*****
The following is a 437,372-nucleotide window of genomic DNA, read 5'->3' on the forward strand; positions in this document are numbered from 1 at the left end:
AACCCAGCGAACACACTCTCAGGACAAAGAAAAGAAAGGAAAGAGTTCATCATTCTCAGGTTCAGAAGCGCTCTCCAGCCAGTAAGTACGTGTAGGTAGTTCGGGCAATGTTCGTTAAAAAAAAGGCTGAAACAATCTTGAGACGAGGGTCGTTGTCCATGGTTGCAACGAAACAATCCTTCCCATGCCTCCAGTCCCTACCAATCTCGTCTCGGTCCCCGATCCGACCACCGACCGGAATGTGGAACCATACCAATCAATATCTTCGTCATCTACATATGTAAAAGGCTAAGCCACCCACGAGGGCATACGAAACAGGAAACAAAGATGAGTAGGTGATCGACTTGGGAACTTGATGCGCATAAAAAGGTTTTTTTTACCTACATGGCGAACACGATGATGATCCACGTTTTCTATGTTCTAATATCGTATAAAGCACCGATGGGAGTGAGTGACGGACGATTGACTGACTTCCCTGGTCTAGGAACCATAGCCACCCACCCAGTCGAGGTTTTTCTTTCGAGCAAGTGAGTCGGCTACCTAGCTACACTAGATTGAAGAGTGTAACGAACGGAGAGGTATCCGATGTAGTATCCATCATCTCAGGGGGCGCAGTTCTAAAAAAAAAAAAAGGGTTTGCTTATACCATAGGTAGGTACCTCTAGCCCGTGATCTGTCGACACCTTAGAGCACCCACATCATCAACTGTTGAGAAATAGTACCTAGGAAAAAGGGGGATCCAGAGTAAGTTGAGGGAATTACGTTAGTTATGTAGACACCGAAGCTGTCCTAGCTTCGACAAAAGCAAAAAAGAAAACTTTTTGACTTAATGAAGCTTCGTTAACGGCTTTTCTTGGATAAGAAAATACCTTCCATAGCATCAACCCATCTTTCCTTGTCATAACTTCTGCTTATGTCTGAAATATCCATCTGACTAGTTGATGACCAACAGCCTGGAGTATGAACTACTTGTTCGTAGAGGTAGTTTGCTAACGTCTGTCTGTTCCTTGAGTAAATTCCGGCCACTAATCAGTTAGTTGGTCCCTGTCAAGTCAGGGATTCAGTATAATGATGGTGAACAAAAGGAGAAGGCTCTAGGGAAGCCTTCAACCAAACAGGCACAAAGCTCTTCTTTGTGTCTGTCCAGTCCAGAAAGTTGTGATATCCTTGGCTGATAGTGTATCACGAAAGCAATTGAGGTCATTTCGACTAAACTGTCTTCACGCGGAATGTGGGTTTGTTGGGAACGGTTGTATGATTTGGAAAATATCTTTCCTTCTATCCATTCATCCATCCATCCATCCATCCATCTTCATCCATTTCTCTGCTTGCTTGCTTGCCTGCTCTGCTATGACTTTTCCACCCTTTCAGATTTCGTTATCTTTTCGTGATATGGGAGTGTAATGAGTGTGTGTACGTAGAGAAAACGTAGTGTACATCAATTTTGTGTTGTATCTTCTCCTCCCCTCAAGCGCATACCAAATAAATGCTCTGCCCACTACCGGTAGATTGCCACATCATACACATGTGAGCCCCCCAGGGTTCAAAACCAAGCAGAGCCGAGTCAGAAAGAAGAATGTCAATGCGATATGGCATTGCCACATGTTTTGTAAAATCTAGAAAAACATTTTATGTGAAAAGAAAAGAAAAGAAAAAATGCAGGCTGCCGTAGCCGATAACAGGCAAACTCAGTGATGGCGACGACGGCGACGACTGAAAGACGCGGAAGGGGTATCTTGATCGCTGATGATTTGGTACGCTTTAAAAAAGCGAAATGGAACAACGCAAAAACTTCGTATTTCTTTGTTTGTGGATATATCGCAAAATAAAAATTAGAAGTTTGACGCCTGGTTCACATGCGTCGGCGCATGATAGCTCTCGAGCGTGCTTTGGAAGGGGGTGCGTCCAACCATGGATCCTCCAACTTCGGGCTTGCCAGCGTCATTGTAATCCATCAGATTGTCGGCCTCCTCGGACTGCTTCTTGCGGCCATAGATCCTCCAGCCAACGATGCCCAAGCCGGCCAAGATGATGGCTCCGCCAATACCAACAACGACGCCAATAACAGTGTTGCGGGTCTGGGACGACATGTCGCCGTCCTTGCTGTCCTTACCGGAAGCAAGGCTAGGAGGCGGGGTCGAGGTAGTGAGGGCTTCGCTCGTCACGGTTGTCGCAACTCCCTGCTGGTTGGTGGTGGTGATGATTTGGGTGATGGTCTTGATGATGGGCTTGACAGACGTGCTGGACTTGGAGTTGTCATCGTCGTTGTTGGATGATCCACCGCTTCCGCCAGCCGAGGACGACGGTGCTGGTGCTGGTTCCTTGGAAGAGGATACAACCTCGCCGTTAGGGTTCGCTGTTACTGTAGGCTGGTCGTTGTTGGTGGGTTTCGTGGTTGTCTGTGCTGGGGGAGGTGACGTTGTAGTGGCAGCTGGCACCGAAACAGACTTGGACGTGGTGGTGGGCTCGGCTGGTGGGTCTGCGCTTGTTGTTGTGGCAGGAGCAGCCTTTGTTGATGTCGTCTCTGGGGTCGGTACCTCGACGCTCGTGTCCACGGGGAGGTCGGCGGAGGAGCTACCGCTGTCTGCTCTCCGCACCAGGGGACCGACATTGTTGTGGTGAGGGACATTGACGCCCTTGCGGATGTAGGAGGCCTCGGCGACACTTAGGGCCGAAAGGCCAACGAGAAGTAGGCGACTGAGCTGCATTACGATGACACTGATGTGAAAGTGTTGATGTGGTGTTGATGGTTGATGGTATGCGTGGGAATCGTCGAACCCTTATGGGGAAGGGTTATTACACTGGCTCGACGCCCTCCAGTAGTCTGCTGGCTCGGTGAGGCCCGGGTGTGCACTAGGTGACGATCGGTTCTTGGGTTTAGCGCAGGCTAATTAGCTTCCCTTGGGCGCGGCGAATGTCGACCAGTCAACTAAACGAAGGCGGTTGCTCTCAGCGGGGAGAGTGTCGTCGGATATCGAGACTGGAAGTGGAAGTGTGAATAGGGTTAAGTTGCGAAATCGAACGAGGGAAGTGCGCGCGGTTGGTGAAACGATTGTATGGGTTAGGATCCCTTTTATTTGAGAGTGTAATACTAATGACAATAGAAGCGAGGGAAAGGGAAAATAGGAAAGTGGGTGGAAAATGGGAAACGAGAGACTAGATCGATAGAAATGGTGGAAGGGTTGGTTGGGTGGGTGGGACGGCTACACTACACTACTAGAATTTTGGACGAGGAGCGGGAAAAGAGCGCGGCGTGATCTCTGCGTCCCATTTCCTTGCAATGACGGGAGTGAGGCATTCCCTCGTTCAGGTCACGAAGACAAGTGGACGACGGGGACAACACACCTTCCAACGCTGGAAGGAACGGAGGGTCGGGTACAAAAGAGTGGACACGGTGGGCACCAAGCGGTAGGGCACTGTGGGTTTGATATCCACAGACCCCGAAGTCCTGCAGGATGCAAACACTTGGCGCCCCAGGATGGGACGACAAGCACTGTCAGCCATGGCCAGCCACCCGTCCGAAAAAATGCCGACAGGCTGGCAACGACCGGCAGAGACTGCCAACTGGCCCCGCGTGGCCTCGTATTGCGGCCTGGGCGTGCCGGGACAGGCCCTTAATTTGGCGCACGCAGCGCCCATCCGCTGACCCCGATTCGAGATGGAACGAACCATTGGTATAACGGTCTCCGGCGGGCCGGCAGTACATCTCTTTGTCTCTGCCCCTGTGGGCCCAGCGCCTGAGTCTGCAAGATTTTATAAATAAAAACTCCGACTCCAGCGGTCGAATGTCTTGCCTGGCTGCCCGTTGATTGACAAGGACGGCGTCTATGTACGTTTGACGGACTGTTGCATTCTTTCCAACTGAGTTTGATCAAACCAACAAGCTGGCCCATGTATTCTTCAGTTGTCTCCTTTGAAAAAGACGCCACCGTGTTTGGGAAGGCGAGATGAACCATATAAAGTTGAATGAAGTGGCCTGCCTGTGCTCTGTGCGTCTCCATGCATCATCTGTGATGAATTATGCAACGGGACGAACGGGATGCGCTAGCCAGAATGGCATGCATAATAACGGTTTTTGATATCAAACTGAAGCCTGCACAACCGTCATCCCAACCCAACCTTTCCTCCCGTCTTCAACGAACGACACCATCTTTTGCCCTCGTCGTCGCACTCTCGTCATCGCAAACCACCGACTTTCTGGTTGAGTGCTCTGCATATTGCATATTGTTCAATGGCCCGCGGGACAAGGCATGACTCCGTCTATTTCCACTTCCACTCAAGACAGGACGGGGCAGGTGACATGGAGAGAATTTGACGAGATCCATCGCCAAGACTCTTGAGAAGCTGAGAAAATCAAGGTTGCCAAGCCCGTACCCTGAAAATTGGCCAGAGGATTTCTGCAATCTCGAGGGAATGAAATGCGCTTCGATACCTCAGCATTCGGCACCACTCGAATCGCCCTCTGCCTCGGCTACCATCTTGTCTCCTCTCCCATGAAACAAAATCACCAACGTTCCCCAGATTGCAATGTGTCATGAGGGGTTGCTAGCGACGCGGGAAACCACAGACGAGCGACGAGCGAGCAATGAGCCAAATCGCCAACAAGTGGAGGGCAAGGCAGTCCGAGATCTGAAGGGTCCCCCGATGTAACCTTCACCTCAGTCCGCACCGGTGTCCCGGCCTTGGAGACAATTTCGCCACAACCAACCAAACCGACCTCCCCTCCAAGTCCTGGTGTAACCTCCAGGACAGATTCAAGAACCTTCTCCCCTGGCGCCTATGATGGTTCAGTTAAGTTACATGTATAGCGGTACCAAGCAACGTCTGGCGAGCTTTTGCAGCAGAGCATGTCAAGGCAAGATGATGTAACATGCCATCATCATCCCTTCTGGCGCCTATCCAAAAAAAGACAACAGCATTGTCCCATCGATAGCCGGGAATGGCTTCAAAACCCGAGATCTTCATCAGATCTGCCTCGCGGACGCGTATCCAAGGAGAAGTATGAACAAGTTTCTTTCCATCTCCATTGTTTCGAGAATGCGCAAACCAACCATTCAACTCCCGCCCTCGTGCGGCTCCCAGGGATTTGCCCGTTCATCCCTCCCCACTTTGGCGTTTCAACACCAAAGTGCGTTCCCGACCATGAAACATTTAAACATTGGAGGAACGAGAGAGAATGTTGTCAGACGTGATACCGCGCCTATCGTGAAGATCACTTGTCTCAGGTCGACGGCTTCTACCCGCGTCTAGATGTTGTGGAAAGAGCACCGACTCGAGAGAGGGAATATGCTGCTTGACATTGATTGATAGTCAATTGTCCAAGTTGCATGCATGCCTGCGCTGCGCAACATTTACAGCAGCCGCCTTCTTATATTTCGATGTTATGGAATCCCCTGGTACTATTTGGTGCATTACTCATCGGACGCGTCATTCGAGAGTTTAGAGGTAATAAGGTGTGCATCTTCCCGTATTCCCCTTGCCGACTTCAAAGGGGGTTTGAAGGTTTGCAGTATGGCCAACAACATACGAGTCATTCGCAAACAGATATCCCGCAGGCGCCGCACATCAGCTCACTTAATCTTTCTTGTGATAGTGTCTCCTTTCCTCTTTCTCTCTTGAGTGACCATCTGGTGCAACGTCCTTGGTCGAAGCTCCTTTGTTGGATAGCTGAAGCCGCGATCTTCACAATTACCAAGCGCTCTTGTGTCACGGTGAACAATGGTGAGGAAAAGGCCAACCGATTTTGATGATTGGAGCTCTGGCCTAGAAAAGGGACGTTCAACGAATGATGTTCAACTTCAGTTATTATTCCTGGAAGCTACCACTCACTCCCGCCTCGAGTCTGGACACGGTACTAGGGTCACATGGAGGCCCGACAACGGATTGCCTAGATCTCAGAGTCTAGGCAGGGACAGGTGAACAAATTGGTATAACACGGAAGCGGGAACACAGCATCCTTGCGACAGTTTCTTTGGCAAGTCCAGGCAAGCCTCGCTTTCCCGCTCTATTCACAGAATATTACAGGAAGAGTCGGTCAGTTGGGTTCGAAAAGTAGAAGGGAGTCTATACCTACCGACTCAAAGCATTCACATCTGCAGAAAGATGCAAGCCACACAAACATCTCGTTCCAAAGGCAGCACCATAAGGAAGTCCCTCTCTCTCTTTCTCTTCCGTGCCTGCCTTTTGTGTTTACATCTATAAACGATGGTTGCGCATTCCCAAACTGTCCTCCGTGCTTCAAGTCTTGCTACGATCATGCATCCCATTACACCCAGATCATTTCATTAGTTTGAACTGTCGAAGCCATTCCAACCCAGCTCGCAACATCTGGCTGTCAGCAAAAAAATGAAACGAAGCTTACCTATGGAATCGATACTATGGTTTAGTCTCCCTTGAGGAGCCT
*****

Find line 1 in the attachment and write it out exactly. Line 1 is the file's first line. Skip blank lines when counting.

The following is a 437,372-nucleotide window of genomic DNA, read 5'->3' on the forward strand; positions in this document are numbered from 1 at the left end: